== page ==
Then you have Gordon who in 2015 really struggled most of the day and managed a 6th place finish but was never a threat to win. Kinda like Jimmie in 2016.

It's very strange for sure. It's like maybe they are allowed a little more wiggle room and some do more with it than others, idk.
 

StandOnIt

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Found it, actually it wasn't in the 80's but before that in 1974 was the last time for the big three. A very rare occurrence, The big three won all but 3 races
NASCAR Winston Cup standings for 1974

upload_2018-11-19_9-33-18.png


And the same as today this happens:

"Let me tell you about the good ol' days," Richard Petty recently said in response to midsummer complaining about the NASCAR haves having too much. "These days, every year we have at least 10 winners. Ten. Back in my day if we'd had 10 winners, that's when people would've been asking what was wrong. These three guys this year, they know who they have to beat. It's those other two guys. Back in the day, that's how it always was."
The King points to the smartphone that is recording his comments.
"Take that deal in your hand there and go look up the 1974 NASCAR season. You'll see what I'm talking about." :D:D:p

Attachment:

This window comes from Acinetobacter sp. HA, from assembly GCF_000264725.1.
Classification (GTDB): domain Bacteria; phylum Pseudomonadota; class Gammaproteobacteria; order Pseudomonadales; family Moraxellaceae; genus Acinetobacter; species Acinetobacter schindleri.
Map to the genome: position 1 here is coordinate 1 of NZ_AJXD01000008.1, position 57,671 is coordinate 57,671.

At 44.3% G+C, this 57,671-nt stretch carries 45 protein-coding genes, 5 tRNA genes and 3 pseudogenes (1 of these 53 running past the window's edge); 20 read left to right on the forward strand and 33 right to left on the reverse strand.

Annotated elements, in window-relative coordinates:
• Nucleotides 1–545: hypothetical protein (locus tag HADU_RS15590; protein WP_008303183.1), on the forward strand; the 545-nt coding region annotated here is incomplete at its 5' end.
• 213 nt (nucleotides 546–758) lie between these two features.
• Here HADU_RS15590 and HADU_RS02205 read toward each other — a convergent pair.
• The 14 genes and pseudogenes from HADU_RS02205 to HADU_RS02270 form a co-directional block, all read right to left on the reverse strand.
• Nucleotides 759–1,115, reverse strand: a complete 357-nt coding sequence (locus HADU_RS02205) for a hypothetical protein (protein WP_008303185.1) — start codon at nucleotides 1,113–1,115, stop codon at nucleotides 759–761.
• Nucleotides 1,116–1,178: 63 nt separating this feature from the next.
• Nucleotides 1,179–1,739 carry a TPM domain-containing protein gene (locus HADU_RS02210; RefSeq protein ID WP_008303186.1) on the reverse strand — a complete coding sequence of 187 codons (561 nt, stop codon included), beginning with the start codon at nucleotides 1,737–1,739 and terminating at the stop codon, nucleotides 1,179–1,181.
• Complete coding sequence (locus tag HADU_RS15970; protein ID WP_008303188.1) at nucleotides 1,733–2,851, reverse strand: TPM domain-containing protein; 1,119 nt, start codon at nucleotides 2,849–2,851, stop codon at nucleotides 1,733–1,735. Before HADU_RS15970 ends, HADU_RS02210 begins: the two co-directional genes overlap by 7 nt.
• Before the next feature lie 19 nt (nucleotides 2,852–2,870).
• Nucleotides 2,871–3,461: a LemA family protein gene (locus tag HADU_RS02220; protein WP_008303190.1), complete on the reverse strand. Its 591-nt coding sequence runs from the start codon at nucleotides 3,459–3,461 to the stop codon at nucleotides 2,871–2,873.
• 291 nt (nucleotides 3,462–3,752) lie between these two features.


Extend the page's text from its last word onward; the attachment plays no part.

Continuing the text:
StandOnIt

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Auto racing more than any other sport I know of is has it's roots in the chaos theory. Not going to go into all that, but read about quarks if you are curious about chaos theory. Unexplained outcomes that go against the prevailing beliefs. Some people understand that happens in racing, to others they go to various lengths to try to understand it. The finishing order this year in the last race was inverted. If all of the statistics were set in stone, the 18, 4, 78, and 22 should have been statistically correct. So some brains explode.
 

sdj

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I gotta chime in here.

IMO, there is no collusion, special privilege, looking other way, going on in NASCAR, no f'ing way, in todays climate it would and is impossible to accomplish.

I think those 4 rose to the occasion and kicked ass all year long. Did they get slapped a time or two for going over the edge of the rules, hell yeah, they aught to be fired if they do not try and get all you can to win.